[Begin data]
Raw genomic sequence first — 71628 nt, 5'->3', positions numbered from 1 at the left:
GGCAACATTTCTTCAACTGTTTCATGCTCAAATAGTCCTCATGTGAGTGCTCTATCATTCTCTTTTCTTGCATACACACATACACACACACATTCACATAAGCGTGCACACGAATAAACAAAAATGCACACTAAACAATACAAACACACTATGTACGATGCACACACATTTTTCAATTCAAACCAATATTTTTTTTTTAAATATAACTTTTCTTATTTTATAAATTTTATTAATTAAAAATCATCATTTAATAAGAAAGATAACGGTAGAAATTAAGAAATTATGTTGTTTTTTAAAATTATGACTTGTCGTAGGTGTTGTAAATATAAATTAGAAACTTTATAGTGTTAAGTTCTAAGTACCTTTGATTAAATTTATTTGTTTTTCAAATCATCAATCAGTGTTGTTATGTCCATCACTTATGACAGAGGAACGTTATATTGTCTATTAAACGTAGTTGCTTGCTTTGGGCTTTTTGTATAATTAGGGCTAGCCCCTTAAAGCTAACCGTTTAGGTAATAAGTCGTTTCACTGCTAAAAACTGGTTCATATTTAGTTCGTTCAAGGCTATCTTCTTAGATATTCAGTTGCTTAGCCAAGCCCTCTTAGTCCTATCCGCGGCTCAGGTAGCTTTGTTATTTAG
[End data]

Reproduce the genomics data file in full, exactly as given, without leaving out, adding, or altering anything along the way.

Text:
Raw genomic sequence first — 71628 nt, 5'->3', positions numbered from 1 at the left:
GGCAACATTTCTTCAACTGTTTCATGCTCAAATAGTCCTCATGTGAGTGCTCTATCATTCTCTTTTCTTGCATACACACATACACACACACATTCACATAAGCGTGCACACGAATAAACAAAAATGCACACTAAACAATACAAACACACTATGTACGATGCACACACATTTTTCAATTCAAACCAATATTTTTTTTTTAAATATAACTTTTCTTATTTTATAAATTTTATTAATTAAAAATCATCATTTAATAAGAAAGATAACGGTAGAAATTAAGAAATTATGTTGTTTTTTAAAATTATGACTTGTCGTAGGTGTTGTAAATATAAATTAGAAACTTTATAGTGTTAAGTTCTAAGTACCTTTGATTAAATTTATTTGTTTTTCAAATCATCAATCAGTGTTGTTATGTCCATCACTTATGACAGAGGAACGTTATATTGTCTATTAAACGTAGTTGCTTGCTTTGGGCTTTTTGTATAATTAGGGCTAGCCCCTTAAAGCTAACCGTTTAGGTAATAAGTCGTTTCACTGCTAAAAACTGGTTCATATTTAGTTCGTTCAAGGCTATCTTCTTAGATATTCAGTTGCTTAGCCAAGCCCTCTTAGTCCTATCCGCGGCTCAGGTAGCTTTGTTATTTAG